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This is why it is becoming important to plan for a hybrid datacentre – one where your organisation has different levels of ownership over different parts of its total data centre environment. It is time to move away from the concept of the singularity of the ‘datacentre’ and look more at how this hybrid platform works together.
This makes decision making far more strategic. If the organisation has reached a point where its existing data centre is up for review, it may make more sense to move to a co-location facility, which then enables greater flexibility in growth or shrinkage as the organisation’s technology needs change – and indeed, as the technology itself continues to change.
However, although co-location takes away the issues of ownership of the facility and all that it brings with it (the need to manage power distribution, backup, auxiliary power, cooling and so on), it still leaves the ownership and management of the IT equipment within the co-location facility to the end-user organisation.
This can, in itself, be expensive. Few resellers offer an OpEx model to acquire hardware (although capital agreements with the likes of BNP Paribas Leasing Solutions can turn a CapEx project into more of an OpEx-style one), so with co-location organisations still have to find the upfront money to purchase hardware. Then there are the costs of licences and maintenance for all parts of the software stack – as well as the human costs for applying updates and patches to the software and for fixing any equipment that fails. However, where an organisation believes that it can provide a better platform for its workloads than a third party platform provider can, colocation is a great way to gain better overall security, scalability, performance and flexibility.
If ownership of the stack offers no particular benefit, this is where public cloud comes in. Infrastructure as a service (IaaS) gets rid of the CapEx issues around hardware; platform as a service moves further to get rid of the costs of licencing and maintenance of operating system and certain other parts of the stack; software as a service (SaaS) gets rid of all these costs, rolling everything up into one subscription cost.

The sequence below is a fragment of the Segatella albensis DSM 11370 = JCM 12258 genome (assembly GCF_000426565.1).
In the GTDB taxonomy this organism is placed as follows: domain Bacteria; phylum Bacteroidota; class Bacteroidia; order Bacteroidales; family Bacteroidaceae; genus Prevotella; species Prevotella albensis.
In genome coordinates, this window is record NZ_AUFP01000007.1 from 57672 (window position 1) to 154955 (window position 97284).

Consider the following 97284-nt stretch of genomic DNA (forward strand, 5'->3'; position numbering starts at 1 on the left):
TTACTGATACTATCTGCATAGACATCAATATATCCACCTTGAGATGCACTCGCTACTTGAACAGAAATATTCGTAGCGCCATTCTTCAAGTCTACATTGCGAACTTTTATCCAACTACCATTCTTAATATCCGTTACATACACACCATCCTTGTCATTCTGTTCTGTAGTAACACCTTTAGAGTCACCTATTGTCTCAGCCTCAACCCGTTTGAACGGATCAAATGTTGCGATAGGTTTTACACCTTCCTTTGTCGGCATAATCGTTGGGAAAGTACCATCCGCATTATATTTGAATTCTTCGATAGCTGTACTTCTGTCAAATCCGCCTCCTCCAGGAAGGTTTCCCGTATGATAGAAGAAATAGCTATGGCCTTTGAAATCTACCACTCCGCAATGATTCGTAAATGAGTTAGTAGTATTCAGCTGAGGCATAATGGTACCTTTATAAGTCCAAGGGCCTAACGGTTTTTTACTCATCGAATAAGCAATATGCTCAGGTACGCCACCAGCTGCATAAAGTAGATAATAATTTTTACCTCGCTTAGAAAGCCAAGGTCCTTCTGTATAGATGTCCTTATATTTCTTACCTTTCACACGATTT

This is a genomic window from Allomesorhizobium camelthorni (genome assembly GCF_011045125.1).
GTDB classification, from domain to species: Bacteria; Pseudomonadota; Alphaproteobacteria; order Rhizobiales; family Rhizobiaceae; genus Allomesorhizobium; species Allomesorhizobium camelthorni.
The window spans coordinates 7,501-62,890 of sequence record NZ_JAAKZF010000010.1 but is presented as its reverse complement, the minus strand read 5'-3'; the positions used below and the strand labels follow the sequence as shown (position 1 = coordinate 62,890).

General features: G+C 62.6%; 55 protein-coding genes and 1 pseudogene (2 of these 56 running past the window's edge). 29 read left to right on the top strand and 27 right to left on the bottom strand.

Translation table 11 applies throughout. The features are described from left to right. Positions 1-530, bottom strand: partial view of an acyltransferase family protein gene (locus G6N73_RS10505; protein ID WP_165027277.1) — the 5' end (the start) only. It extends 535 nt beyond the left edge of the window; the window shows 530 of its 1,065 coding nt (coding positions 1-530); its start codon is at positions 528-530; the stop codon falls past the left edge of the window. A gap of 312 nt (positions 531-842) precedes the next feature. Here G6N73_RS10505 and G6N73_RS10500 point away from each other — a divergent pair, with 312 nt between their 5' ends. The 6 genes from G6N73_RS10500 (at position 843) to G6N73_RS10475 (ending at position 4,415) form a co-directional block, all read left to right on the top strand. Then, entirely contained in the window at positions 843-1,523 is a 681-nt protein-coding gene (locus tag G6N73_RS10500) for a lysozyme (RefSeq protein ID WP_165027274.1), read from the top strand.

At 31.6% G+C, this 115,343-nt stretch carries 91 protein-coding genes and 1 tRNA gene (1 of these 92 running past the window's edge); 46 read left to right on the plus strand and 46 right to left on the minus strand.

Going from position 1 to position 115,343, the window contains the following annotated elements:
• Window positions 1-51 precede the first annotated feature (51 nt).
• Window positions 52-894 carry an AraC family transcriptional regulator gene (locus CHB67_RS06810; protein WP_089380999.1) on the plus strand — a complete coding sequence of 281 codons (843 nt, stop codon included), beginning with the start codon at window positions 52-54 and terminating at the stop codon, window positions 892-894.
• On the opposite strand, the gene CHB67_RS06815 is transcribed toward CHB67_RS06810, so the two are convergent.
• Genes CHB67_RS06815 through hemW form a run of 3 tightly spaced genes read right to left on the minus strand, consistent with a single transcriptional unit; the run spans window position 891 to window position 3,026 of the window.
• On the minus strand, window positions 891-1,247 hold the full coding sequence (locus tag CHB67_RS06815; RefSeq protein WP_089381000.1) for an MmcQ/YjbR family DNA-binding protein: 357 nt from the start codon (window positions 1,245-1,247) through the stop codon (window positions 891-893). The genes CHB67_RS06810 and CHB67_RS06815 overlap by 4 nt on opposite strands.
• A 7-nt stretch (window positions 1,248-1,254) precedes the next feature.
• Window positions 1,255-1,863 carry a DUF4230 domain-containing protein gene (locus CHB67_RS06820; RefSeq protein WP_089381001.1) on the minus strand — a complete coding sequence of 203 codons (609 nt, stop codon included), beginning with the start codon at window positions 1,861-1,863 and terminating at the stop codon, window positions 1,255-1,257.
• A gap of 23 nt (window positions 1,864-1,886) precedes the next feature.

None of these choices is a silver bullet, however. For whatever reasons – whether these be for solid, logically thought through or more visceral ones – many organisations will end up with some workloads where they want more ownership of the platform, alongside other workloads where they just want as easy a way to deploy as possible.
Planning for a hybrid platform brings in the need for looking well beyond the facilities themselves – how is high availability and business continuity going to be achieved? How is security going to be implemented and managed? How is data sovereignty impacted? How is the end-user experience to be optimised, monitored and maintained?
The world of the datacentre is going through a period of rapid change not seen since the hegemony of the mainframe was broken by the emergence of distributed computing. Few can see beyond an event horizon of just the next couple of years – virtualisation and cloud are still showing how a datacentre needs to shrink; other changes in storage, networking and computing power may yet have further impacts in how future datacentres will have to change.
At this year’s Data Centre World, attendees will be able to engage with vendors and customers involved in this journey.